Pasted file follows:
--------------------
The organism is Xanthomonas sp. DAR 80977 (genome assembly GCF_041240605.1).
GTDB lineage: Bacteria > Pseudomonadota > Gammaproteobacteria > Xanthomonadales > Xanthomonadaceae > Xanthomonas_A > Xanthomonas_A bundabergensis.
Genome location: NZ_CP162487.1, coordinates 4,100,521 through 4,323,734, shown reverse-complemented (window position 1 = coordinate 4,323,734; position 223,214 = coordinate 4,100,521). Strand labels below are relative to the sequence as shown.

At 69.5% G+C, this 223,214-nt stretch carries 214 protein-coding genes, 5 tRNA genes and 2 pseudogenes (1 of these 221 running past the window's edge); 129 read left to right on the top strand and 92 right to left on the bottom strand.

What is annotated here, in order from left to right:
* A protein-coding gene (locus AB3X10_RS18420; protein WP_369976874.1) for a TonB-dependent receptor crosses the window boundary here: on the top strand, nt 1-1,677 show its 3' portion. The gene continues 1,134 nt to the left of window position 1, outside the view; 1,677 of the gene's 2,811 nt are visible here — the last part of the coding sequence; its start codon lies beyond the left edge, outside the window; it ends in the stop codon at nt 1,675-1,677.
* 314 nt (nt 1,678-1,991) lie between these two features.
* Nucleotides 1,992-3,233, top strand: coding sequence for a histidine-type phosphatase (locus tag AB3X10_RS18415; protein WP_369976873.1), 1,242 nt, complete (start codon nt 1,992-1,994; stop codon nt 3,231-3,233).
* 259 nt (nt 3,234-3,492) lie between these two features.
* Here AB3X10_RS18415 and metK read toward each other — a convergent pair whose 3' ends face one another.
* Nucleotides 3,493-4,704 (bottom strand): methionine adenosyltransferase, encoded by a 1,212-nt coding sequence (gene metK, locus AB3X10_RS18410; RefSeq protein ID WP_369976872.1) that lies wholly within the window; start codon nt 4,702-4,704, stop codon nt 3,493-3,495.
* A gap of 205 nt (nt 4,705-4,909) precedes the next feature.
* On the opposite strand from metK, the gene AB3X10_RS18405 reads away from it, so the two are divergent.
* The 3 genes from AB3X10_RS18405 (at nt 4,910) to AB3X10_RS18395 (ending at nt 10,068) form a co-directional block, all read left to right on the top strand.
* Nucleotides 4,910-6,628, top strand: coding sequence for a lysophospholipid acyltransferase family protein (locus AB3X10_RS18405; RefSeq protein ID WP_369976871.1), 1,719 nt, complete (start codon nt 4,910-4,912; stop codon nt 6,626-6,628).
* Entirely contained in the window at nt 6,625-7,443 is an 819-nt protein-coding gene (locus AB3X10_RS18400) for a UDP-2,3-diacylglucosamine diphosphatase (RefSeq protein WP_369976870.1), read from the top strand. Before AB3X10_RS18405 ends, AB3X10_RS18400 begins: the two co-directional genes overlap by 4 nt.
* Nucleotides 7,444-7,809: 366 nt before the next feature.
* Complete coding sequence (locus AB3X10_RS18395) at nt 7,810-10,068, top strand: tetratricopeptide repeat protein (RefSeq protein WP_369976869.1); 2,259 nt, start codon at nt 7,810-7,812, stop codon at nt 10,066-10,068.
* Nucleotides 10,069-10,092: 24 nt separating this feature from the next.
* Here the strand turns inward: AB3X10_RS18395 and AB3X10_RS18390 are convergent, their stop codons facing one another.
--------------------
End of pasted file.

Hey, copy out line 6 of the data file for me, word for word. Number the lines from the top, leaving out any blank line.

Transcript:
* A protein-coding gene (locus AB3X10_RS18420; protein WP_369976874.1) for a TonB-dependent receptor crosses the window boundary here: on the top strand, nt 1-1,677 show its 3' portion. The gene continues 1,134 nt to the left of window position 1, outside the view; 1,677 of the gene's 2,811 nt are visible here — the last part of the coding sequence; its start codon lies beyond the left edge, outside the window; it ends in the stop codon at nt 1,675-1,677.